You have always released albums every two or three years, but this time it took you six years to complete it. So, what was the cause for this longer than usual period between the albums?
Niklas: It took three years to write the songs, but during the time we were all working full-time with our day jobs. And also, speaking for myself, I couldn't really force myself to write quicker. Writing the song was really a therapy thing. I was going through a phase in my life, and I needed the time to really get into the songs. And also, Simon was building a brand new studio. First he upgraded his old studio where we were supposed to record, but when he upgraded it and started recording drums, he almost got evicted because neighbours started complaining. It was in a basement of a bigger building. So then he said, "What the hell, I'm building a real studio, starting from scratch." And that was a huge project, it took a lot longer time than he expected, and a lot more money. But we really wanted to record with Simon and have him produce the album. And the studio turned out to be really, really great. It was barely finished when we started recording but the live room and the control room, all the main things were finished so we could really do it.
And then two of the band members left, halfway through the recording session...
N: Yeah, we started recording drums in December 2018 and then I continued with rhythm guitars and we continued with bass guitar. Mike Wead was helping out with the bass guitar and tracking because Simon was still building the studio and working his day job. So then we just continued, you know, laying more tracks and doing vocals and more guitars and then Andy called me and told me that he had decided to quit the band and that he had been thinking about it for a long time. He was already in another band with a complete different style of music. He was a really good friend of ours so we said, "If that's the thing you really want to do, then you should do it." So then we got the fantastic new musicians in the band. It was like a fucking Christmas present. We re-recorded the drums and the bass because these guys wanted to be in the band for real. And we wanted them to be in the band and we wanted them to play on the album. They are amazing musicians. For me, when I heard the new bass and the new drums, not to disrespect the old guys, because they were great, but when I heard it I was almost crying, because this was the sound I kind of had in my head when I envisioned the next Wolf album. I think they brought the songs to life.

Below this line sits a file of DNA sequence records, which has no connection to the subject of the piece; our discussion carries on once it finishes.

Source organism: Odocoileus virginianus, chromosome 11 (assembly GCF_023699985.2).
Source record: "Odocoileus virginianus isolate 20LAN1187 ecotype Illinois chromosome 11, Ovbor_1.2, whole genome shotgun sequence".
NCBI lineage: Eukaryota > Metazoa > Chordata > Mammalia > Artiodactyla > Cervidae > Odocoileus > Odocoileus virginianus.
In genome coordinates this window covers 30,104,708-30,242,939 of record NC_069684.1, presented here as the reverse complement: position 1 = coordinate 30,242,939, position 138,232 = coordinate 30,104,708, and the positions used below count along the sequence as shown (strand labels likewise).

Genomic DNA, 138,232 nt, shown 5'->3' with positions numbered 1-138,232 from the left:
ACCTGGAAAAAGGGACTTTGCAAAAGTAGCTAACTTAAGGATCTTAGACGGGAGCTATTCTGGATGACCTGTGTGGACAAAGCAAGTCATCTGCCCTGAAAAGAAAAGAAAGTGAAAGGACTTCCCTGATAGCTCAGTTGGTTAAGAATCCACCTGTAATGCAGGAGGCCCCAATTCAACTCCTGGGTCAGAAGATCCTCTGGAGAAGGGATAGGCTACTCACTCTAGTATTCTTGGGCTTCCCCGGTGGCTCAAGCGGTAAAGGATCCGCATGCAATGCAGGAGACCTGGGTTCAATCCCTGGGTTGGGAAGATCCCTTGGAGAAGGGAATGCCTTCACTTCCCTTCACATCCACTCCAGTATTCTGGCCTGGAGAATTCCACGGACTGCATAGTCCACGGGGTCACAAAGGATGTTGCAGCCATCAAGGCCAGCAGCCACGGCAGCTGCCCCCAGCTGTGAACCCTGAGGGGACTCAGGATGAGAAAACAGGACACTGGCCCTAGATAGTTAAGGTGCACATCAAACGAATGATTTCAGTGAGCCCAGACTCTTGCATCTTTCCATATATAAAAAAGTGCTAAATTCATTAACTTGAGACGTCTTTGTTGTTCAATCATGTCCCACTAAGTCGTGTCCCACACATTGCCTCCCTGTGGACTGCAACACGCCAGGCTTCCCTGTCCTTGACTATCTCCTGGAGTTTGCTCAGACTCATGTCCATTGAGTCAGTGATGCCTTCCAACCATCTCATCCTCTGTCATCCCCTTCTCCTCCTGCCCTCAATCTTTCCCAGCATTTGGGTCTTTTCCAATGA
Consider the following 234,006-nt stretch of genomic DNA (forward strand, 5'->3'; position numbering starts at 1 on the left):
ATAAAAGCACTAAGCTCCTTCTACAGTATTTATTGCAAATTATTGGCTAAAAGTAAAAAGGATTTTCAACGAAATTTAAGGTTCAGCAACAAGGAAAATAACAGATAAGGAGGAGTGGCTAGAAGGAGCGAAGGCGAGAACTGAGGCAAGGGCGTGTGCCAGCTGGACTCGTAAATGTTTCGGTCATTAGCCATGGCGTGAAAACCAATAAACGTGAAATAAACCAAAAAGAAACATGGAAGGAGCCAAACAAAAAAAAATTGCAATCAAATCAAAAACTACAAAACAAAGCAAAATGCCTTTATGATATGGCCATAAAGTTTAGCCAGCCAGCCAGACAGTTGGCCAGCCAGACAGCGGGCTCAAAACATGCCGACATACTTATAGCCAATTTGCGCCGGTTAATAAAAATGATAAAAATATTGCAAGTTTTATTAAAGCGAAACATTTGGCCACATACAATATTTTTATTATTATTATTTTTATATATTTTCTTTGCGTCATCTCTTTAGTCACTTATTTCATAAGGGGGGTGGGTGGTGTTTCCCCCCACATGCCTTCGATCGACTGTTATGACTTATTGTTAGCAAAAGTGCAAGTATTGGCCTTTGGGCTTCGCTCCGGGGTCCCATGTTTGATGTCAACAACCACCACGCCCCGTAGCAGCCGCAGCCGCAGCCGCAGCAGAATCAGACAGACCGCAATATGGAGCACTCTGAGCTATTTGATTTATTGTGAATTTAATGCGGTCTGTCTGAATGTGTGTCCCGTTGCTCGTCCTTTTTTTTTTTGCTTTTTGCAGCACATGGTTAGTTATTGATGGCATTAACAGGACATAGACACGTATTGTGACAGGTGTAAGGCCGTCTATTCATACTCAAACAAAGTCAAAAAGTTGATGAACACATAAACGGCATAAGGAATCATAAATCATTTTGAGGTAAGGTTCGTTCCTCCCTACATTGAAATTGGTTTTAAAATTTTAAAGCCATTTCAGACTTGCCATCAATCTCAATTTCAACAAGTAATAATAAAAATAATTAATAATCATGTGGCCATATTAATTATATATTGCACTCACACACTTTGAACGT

The first thing I noticed when listening to the new album was the different than usual guitar sound. It's raw, more organic, more '80s I would say, as opposed to the polished and more aggressive sound you've had on the previous releases. Please explain.
N: Yeah, it was a thing that we discussed. We wanted an organic sound, and it's all real tube amps miked up in a good studio with good preamps, like the old days. I mean everything is for real, and we wanted a guitar sound that was more in your face but also wasn't the typical modern metal sound with lots of distortion that is just piercing your ears and is really fun for 10 minutes but then you kind of get tired of it. We wanted to take the best from the old days sound, organic sound, and put it in modern production. Simon had a really good Marshall Satriani head and I had a really good Orange head and they sound a bit alike but they have their special sound and together when we blended them, that was the sound.
How did you get the label to finance two professional video clips?
N: It was actually the singer in the new Andy's, the old bass player's band who directed the videos. He's a young guy and he has a lot of ideas and he has a really good way of doing something that looks great and is great for the song but doesn't cost a lot of money. So we tried to use simple stuff but make it effective.
Simon: The place is actually directly under my studio, it's like a big hall underneath the building, like catacombs with arches and it's 7 meters high so it's like a perfect place for filming a heavy metal video. They actually film a lot of movies and TV series down there. It's a spooky-looking place.
I know "Feeding the Machine" lyrics have something to do with your social media experiences...